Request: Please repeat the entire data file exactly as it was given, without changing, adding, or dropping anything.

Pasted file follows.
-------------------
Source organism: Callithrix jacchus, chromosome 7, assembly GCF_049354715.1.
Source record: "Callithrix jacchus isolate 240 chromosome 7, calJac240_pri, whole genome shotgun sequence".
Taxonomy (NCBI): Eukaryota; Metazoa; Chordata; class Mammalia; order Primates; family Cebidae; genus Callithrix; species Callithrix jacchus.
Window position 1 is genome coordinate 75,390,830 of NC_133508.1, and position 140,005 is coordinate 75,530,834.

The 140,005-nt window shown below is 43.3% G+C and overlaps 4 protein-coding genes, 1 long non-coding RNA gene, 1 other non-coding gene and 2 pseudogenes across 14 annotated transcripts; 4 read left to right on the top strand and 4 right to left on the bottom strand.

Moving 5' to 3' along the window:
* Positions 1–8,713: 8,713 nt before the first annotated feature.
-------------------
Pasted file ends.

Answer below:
Source organism: Callithrix jacchus, chromosome 7, assembly GCF_049354715.1.
Source record: "Callithrix jacchus isolate 240 chromosome 7, calJac240_pri, whole genome shotgun sequence".
Taxonomy (NCBI): Eukaryota; Metazoa; Chordata; class Mammalia; order Primates; family Cebidae; genus Callithrix; species Callithrix jacchus.
Window position 1 is genome coordinate 75,390,830 of NC_133508.1, and position 140,005 is coordinate 75,530,834.

The 140,005-nt window shown below is 43.3% G+C and overlaps 4 protein-coding genes, 1 long non-coding RNA gene, 1 other non-coding gene and 2 pseudogenes across 14 annotated transcripts; 4 read left to right on the top strand and 4 right to left on the bottom strand.

Moving 5' to 3' along the window:
* Positions 1–8,713: 8,713 nt before the first annotated feature.